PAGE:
Do you find yourself getting frustrated when your child doesn't finish their work on time? Regardless of how many kind words or shouting matches go by, you feel they are not able to meet your expectations. For example, at the beginning of the week, you remind them to complete the homework before playing with friends after school. But yet again, you see no changes in their behaviour. What can you do?
This simple framework from Stephen Covey's book, 7 Habits of Highly Effective People, can be a great way to delegate tasks effectively - not just in your professional life but also when dealing with your children.
Firstly, it is important to live a life of integrity. Children often follow their parents' footsteps, and therefore you must role-model responsible and reliable behaviour for your child. Commitments are important to keep, and when your child sees you following through on your commitments to yourself and others, they will also understand the value of integrity.
Next, remember that your advice is coming from a place of goodwill but may not always be conveyed in that way to your child. Thus, to establish Win-Win agreements with them - that is, where both parties are ultimately happier - you need to develop a strong relationship with them. Relationships are the foundations of Win-Win agreements, and you need to consider whether you have an overflowing emotional bank account or are down to the last few emotional points!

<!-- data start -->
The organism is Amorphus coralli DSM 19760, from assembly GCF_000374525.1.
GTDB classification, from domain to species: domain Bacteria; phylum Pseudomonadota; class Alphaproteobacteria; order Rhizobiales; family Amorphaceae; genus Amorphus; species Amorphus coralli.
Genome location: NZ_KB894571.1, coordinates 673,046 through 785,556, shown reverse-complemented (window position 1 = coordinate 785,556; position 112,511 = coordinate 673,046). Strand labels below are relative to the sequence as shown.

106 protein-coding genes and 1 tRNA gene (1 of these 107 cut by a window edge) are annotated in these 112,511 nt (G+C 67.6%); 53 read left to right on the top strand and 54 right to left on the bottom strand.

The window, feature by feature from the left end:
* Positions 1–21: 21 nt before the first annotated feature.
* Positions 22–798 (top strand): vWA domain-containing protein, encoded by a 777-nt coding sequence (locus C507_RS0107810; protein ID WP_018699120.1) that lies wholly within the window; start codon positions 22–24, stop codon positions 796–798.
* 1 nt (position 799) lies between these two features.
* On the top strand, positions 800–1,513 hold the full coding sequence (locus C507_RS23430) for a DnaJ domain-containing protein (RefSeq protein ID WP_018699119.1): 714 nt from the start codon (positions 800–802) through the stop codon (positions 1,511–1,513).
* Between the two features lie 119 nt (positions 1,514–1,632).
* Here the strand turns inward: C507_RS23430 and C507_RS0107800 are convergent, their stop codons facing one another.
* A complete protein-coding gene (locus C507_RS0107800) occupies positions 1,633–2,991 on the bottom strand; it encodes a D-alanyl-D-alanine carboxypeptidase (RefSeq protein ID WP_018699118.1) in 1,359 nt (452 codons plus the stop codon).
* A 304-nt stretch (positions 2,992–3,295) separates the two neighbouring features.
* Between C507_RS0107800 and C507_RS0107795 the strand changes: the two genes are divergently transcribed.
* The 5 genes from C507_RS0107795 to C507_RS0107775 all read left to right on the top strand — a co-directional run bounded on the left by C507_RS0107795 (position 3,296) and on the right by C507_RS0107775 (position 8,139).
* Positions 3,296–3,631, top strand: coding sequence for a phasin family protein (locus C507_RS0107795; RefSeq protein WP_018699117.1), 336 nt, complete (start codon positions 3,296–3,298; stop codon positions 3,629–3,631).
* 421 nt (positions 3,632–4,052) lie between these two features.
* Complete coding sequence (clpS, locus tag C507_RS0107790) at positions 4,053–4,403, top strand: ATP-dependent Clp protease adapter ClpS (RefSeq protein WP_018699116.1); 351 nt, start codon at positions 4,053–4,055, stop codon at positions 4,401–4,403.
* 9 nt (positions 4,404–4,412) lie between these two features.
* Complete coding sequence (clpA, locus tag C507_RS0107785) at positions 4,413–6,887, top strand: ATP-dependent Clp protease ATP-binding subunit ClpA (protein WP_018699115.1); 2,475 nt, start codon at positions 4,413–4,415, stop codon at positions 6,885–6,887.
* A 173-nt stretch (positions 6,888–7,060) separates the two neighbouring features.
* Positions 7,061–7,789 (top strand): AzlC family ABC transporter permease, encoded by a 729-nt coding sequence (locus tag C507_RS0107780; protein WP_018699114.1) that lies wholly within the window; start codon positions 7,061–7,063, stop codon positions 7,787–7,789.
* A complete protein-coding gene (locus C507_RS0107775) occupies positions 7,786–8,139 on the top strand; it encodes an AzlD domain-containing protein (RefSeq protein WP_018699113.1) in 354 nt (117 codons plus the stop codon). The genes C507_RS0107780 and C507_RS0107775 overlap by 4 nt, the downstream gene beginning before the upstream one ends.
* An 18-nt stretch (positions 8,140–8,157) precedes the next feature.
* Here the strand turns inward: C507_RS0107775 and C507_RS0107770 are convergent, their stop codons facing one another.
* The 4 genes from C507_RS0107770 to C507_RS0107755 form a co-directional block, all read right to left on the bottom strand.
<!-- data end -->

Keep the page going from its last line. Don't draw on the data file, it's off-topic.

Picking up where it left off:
Emotional Bank Accounts
To explain this analogy further, your relationships with someone can be understood through the example of bank accounts. The more love, trust, and mutual respect there is, the better the account and thus the better the relationship. This means every time you show up to support your child or give them compliments or take care of little tasks for them, you gain a few points. However, every time you get angry or snap at them, the hurt they feel results in losing a few points.
Now, once you have a foundation of trust, love and respect for each other, you can begin to set "agreements". Just like at work, when you delegate tasks to your subordinate, you list out the terms of this agreement. Similarly, clearly communicate the terms of your agreement and make sure both you and your child agree on the following five dimensions:
5 Factors to Consider in Win-Win Agreements
1. Desired Results
Clearly communicate with your child the following points: What should be done? By when? Remember, you are agreeing on the "WHAT" of the task, not the "HOW". This means that you do not need to explain exactly how your child should study for primary school, complete their English homework, fold their clothes or do the dishes. By giving them the space to do things their way, you demonstrate that you trust their judgement and are willing to give them the responsibility and, therefore, the accountability for their work.
Next, specify any parameters within which the results are to be accomplished. For example, when your child sits down to do their math homework, they mustn't just copy answers off their friend or the internet. Their study should instead be independent work. Remember to clarify if something is off-limits or unacceptable so that they don't have to suffer the disappointment of putting in work in the wrong way and have it not meet your expectations later.